Influx Of Children Creates New Strain On Beleaguered Immigration Courts : Code Switch Tens of thousands of Central American children have been detained this year crossing the U.S.-Mexico border. Many will now enter a legal system where cases can take 18 months or longer to resolve.
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Influx Of Children Creates New Strain On Beleaguered Immigration Courts

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Influx Of Children Creates New Strain On Beleaguered Immigration Courts

Influx Of Children Creates New Strain On Beleaguered Immigration Courts

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MELISSA BLOCK, HOST:

This is ALL THINGS CONSIDERED from NPR News. I'm Melissa Block.

ROBERT SIEGEL, HOST:

And Robert Siegel. President Obama said over the weekend that he's seeking to fast-track deportations of immigrant children from Central America. More than 52,000 have been detained since October in South Texas, hundreds more arrive daily. Border Patrol stations have been overwhelmed. The children are crossing without their parents and not all of them speak Spanish. In a few minutes, we'll hear how that language barrier is complicating things further, but first, how the U.S. is managing this influx of child immigrants.

NPR's John Burnett examines what happens to many of them once they're put into an overburdened system.

JOHN BURNETT, BYLINE: Walk into this restaurant in suburban Dallas and you'll be assaulted with the delicious aromas of Salvadoran soul food - fried plantains, chicken and fish tacos, sweet corn tamales, and pupusas - a sort-of pork-stuffed tortilla.

CARMEN: (Spanish spoken).

BURNETT: That's Carmen, the 43-year-old proprietor, a formidable woman wearing a stained apron. We're not using her last name because she's not in the country legally. In the next room watching the World Cup are her sons, 14-year-old Gerson and 17-year-old Darwin. Carmen says she paid a coyote $10,000 to bring them up from Morazan Province in El Salvador and cross them at McAllen, Texas. When her children arrived in March, she had not seen them for eight years.

CARMEN: (Spanish spoken).

BURNETT: Carmen says word got around in her home village that she runs a restaurant in Texas. Extortionists told her sons to call their mother and tell her, either send the gangsters $1,500 or they'll execute her boys.

And so Gerson and Darwin became part of the great exodus of teenagers fleeing Central America, which according to the U.N. Office of Drugs and Crime, has some of the highest murder rates on earth. And what happens now that her children are here if they don't get residency in the U.S.?

CARMEN: (Spanish spoken).

BURNETT: Well, only God knows what we'll do, Carmen says. We can't live down there anymore, and I won't be away from my sons anymore.

Her immigration lawyer, Paul Zoltan, says there's a good chance Gerson and Darwin can get residency through what's called Special Immigrant Juvenile Status because their birth father abandoned the family. But Zoltan says even if the immigration judge orders them deported...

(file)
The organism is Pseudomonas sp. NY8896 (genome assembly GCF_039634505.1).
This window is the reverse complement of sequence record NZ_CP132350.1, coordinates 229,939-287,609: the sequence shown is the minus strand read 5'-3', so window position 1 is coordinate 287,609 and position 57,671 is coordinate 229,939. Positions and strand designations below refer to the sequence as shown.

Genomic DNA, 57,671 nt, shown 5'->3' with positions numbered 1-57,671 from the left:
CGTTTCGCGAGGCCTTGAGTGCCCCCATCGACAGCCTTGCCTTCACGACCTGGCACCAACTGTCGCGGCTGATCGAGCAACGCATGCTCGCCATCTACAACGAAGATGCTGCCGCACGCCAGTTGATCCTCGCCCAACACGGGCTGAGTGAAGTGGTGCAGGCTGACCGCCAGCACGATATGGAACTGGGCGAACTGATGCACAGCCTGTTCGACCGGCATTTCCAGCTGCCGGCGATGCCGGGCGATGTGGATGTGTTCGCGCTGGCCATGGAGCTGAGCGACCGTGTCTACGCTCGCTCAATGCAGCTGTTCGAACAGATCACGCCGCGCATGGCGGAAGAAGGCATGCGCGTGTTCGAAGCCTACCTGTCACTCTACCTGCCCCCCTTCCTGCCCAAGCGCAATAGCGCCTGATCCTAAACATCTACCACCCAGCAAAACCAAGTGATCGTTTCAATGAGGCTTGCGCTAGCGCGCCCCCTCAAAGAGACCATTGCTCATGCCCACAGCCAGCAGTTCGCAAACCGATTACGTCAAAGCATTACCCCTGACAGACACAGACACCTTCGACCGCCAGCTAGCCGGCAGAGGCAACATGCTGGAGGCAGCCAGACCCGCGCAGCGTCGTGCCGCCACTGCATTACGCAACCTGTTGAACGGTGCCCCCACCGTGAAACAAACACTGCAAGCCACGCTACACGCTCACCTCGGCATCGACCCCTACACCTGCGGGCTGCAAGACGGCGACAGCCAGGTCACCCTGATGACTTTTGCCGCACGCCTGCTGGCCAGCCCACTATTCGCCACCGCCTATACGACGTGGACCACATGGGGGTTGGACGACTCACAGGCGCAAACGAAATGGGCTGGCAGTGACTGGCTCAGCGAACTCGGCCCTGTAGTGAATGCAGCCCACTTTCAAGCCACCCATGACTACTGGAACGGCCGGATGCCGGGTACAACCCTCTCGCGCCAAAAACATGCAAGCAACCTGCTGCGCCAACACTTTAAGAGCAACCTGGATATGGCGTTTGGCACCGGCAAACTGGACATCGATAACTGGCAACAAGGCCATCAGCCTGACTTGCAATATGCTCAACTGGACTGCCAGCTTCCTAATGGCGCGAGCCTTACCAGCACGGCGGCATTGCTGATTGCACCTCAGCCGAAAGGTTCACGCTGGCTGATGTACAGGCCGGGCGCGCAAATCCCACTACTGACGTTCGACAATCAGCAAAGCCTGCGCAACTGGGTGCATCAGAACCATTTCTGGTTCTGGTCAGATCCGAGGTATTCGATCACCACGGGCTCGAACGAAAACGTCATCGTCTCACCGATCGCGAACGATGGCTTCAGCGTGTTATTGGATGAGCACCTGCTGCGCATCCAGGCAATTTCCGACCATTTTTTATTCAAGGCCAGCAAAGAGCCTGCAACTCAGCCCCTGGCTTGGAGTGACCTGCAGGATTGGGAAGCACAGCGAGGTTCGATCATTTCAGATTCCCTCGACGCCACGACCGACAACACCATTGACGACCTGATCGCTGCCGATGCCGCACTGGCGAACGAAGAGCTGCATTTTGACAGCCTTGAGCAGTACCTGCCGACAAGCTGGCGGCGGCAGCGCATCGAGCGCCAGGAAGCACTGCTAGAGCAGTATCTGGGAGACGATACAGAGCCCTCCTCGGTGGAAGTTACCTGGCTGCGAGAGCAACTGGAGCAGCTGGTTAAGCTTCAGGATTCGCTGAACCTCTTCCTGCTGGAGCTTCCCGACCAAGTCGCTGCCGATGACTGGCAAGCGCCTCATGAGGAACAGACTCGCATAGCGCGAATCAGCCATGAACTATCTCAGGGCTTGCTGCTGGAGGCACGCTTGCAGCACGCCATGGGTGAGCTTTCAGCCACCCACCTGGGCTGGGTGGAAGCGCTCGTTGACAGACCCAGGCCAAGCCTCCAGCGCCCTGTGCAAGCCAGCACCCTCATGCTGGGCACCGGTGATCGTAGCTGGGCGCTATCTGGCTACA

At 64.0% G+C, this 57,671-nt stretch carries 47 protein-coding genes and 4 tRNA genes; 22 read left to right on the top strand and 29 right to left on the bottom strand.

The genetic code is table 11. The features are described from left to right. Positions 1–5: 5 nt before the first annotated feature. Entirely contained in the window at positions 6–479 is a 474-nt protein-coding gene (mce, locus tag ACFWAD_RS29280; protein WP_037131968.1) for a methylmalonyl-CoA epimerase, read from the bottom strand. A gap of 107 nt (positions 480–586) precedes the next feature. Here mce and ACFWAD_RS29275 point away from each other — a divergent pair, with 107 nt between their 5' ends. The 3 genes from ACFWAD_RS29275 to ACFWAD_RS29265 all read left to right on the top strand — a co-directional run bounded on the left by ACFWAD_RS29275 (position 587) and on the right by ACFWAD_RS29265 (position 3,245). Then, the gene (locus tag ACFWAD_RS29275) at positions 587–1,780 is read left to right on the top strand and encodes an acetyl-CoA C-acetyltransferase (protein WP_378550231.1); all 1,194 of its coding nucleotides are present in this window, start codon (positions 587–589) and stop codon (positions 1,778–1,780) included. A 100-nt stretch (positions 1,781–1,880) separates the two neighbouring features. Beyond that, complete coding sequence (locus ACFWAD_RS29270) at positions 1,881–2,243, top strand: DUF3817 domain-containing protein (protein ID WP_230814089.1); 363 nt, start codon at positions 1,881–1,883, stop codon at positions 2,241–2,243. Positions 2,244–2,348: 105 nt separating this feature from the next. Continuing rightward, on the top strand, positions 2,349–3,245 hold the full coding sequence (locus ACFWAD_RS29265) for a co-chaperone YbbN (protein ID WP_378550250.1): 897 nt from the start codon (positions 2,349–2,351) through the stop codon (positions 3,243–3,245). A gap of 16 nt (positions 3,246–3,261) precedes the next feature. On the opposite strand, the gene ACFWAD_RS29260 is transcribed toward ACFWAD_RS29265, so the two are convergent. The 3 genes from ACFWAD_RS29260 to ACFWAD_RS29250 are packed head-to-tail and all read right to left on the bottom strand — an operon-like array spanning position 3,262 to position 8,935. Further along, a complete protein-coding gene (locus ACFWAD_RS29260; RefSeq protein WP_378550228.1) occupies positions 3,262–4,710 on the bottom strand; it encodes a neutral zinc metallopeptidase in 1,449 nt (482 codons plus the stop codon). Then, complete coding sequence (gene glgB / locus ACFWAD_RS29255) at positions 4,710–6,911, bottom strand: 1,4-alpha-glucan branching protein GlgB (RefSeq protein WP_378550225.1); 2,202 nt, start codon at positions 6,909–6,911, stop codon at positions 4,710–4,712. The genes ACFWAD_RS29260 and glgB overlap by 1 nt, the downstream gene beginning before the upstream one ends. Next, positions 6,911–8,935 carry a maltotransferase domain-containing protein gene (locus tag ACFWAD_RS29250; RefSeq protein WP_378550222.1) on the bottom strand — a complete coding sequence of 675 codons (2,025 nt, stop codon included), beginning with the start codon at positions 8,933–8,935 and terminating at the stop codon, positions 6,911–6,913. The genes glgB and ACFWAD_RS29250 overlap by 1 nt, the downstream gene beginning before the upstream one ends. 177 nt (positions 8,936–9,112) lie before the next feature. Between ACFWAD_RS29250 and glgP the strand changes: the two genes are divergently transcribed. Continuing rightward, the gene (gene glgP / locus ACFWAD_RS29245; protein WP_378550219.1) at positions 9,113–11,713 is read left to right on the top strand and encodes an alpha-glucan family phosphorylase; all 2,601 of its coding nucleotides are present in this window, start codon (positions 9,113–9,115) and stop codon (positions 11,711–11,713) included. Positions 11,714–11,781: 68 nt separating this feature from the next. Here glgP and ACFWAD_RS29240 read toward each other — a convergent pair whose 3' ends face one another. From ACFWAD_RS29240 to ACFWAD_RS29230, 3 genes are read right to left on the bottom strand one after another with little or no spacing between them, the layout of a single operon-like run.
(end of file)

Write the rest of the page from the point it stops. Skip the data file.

PAUL ZOLTAN: My hunch is that the very conditions that caused them to abandon their homes are bad enough that they're not likely to leave.

BURNETT: If the past is any guide, federal records show that most non-detained immigrant children ignore removal orders and are rarely re-apprehended and deported, says Jessica Vaughan. She's a former State Department employee and director of policy studies at the Center for Immigration Studies, which favors stricter immigration laws.

JESSICA VAUGHAN: We know from the past that unaccompanied kids have a poor record of appearing for their immigration hearings, and so they simply disappear into American communities and join the rest of the illegal population.

BURNETT: According to data from Syracuse University, as of March, there were nearly 370,000 total cases creeping through U.S. immigration courts. Each one takes more than a year and a half to resolve and some much longer, which leads Kathleen Walker, past president of the American Immigration Lawyers Association, to be rather pessimistic.

KATHLEEN WALKER: So you have an overburdened system faced with an additional influx of very urgent cases, especially those involving unaccompanied minors, of course. And so it's just going to be worse than it ever has been.

BURNETT: Interviews with 18 immigrant children and their families in recent weeks confirm that the word on the street in San Salvador and Guatemala City and Tegucigalpa is that U.S. authorities effectively catch and release immigrant kids traveling solo. Minors are put into deportation proceedings and given a notice to appear in immigration court, but they have permission to stay here while the United States decides what to do with them. Paul Zoltan, who represents 45 Central American clients, says some immigrants have the mistaken impression that their deportation papers are a sort of permiso, or permission, to be in the U.S.

ZOLTAN: From a functional standpoint, what they find is that when they have it with them, they're not re-arrested.

BURNETT: Meanwhile, Gerson and Darwin are attending summer school in Dallas in the mornings and helping their mother in her cafe in the afternoons as they await their day in court.

John Burnett, NPR News, Austin.

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